handling exceptions correctly


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Thread: handling exceptions correctly

  1. #1
    Chris P. Guest

    handling exceptions correctly


    Do you agree or disagree about whether a compiler forces you to catch exceptions,
    and that most developers (especially beginners) don't know how to handle
    them correctly? What has been your experience in this?

    Chris P.

  2. #2
    Roopak Guest

    Re: handling exceptions correctly


    "Chris P." <cpreimesberger@devx.com> wrote:
    >
    >Do you agree or disagree about whether a compiler forces you to catch exceptions,
    >and that most developers (especially beginners) don't know how to handle
    >them correctly? What has been your experience in this?
    >
    >Chris P.

    "Chris P." <cpreimesberger@devx.com> wrote:
    >
    >Do you agree or disagree about whether a compiler forces you to catch exceptions,
    >and that most developers (especially beginners) don't know how to handle
    >them correctly? What has been your experience in this?
    >
    >Chris P.


    I totally agree with this observation. I have been a C++/java developer for
    past 4 years, I have the same experience particular with new/beginners, I
    have used the approach outlined by Dr. Heinz Kabutz about exception converter
    in many places. I would like to point out something more :
    a call to super. printStackTrace(java.io.PrintStream s) and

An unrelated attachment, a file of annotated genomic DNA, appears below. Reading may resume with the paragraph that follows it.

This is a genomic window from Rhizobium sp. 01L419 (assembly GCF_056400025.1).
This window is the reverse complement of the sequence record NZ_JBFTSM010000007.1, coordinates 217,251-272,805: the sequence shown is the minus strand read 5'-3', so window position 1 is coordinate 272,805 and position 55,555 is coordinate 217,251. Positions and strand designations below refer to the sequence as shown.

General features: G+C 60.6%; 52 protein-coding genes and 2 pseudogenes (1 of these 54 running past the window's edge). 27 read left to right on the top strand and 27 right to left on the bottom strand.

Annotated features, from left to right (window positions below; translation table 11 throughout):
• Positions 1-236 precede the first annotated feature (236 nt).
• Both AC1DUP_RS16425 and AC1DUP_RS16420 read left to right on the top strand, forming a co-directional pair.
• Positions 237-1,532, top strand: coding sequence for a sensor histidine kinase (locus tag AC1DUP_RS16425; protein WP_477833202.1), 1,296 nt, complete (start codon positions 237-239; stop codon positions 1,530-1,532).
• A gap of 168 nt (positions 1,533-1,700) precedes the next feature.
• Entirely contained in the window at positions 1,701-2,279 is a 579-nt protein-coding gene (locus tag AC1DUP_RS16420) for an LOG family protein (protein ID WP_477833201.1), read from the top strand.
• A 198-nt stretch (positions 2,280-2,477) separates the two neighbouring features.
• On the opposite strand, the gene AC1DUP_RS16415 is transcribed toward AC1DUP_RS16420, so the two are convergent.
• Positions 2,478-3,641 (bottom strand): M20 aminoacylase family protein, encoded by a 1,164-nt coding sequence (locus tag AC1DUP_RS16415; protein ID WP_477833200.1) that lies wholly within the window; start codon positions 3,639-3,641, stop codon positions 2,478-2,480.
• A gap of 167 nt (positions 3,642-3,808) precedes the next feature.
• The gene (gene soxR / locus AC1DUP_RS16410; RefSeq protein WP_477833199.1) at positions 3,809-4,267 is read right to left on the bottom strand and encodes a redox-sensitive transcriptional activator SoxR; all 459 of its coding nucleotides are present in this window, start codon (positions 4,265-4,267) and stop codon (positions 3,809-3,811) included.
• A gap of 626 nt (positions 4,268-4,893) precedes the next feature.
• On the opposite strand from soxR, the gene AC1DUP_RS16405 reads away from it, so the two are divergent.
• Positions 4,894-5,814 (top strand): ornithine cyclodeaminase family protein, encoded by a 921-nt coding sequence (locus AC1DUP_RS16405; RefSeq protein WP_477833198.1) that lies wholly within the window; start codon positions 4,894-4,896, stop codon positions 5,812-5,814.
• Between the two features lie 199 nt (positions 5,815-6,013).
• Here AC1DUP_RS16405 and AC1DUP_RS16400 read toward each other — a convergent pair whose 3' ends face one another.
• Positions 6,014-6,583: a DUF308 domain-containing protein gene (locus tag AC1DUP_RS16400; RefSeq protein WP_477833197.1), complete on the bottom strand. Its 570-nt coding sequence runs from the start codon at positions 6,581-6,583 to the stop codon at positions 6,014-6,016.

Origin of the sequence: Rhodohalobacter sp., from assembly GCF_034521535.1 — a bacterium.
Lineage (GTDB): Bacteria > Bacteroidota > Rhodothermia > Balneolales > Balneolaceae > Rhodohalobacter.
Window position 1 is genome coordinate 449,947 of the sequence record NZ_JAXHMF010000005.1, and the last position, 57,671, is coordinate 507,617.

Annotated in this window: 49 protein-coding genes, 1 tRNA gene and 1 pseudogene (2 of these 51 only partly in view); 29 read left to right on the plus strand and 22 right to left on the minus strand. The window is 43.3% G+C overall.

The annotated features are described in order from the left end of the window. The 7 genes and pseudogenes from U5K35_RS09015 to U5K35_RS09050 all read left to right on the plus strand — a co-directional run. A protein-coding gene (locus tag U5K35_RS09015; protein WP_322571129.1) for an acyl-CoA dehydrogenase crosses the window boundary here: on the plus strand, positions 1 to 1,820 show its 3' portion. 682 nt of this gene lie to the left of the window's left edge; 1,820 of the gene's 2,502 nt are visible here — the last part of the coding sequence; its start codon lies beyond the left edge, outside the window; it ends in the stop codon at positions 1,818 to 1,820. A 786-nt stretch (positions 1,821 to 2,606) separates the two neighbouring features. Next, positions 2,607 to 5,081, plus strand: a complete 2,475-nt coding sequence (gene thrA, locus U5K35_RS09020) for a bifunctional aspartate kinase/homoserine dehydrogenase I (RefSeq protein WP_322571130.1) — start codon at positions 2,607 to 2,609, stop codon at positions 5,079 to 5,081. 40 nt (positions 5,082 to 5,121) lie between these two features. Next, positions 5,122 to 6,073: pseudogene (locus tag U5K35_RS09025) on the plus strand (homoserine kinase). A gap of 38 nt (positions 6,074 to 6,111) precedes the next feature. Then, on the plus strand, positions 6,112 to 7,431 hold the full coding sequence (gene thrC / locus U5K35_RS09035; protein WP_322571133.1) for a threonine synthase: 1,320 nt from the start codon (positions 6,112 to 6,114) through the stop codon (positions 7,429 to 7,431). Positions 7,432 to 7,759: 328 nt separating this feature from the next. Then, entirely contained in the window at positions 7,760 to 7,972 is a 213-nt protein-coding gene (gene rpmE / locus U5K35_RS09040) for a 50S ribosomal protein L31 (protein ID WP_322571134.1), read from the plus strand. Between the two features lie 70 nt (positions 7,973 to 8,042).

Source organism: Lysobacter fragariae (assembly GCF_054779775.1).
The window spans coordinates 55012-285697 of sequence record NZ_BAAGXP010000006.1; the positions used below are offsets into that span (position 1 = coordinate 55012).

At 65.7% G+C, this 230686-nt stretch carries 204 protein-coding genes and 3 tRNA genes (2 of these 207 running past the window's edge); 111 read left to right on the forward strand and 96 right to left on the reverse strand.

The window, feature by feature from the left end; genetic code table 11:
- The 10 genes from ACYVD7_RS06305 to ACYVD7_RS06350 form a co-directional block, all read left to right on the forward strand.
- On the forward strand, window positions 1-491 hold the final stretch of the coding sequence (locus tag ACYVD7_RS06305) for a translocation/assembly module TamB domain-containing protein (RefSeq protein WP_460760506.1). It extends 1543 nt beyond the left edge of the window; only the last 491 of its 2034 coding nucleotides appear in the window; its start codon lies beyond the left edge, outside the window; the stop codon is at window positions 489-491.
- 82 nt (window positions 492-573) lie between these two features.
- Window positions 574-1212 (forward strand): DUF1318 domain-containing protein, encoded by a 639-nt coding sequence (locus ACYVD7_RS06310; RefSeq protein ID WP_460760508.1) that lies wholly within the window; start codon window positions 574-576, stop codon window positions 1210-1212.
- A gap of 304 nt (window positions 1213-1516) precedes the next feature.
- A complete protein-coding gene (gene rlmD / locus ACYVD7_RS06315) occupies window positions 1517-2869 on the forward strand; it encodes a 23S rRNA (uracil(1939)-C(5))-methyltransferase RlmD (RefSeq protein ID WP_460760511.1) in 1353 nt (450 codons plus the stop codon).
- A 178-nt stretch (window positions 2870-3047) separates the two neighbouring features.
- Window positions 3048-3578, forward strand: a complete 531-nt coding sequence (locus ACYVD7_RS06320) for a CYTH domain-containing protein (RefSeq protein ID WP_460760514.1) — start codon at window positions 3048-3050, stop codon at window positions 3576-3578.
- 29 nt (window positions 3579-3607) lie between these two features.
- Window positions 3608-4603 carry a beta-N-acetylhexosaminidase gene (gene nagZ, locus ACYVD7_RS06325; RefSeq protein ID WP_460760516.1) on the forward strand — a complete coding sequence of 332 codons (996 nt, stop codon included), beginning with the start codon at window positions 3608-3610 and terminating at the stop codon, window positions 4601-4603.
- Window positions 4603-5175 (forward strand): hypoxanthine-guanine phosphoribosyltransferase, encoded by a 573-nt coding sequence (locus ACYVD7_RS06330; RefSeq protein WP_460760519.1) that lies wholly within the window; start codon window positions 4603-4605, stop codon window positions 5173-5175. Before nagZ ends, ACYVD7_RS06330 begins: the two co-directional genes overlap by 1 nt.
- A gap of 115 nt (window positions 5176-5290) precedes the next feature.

super.printStackTrace(java.io.PrintWriter w) should be added in the
    printStackTrace(java.io.PrintStream s) and printStackTrace(java.io.PrintWriter
    w) of class ExceptionConverter after you print the stack trace of the embedded
    exception. This will correctly tell you the stack trace if an error occurs.



  3. #3
    Doug Bell Guest

    Re: handling exceptions correctly


    The basis of this article is that checked exceptions are a bad idea because
    it is possible to write code that satisfies the compiler requirement to catch
    the exception without providing useful handling of the exception. The solution
    apparently is to convert checked exceptions into (potentially) unrelated
    generic unchecked exceptions so that it is easier for beginning programmers
    to omit proper exception handling code. The article even goes so far as
    using this reasoning to question the decision to include checked exceptions
    in the Java language.

    This line of reasoning is so fundamentally flawed that I'm not sure where
    to start. The entire point of checked exceptions is to, at a minimum, force
    the programmer to acknowledge and handle failures and exceptional conditions
    that can be reasonably expected to happen and reasonably handled. That many
    programmers continue to write "optimistic" code in Java that does not handle
    all execution paths is an unfortunate reality. C and C++ went down this
    road at the expense of robustness and predictability.

    Methods should throw exceptions that are appropriate for the level of abstraction
    of the operation. This is the rationale under which an exception can be
    converted from one type to a new type that is more appropriate to the abstraction.
    In some cases the circumstances under which a checked exception can occur
    may dictate that converting a checked exception to an unchecked exception
    is appropriate for the level of abstraction of the method performing the
    conversion. However, this is not something to be applied in a blanket manner
    and solely for the purpose of making it easier to omit proper exception handle
    code--exception translation should not be overused.

    In addition to the above, Dr. Kabutz makes no mention of exception chaining,
    which is a more general approach to converting exception types while preserving
    the original exception information. This is a particularly glaring omission
    since exception chaining has been added to the Throwable class in J2SE 1.4.


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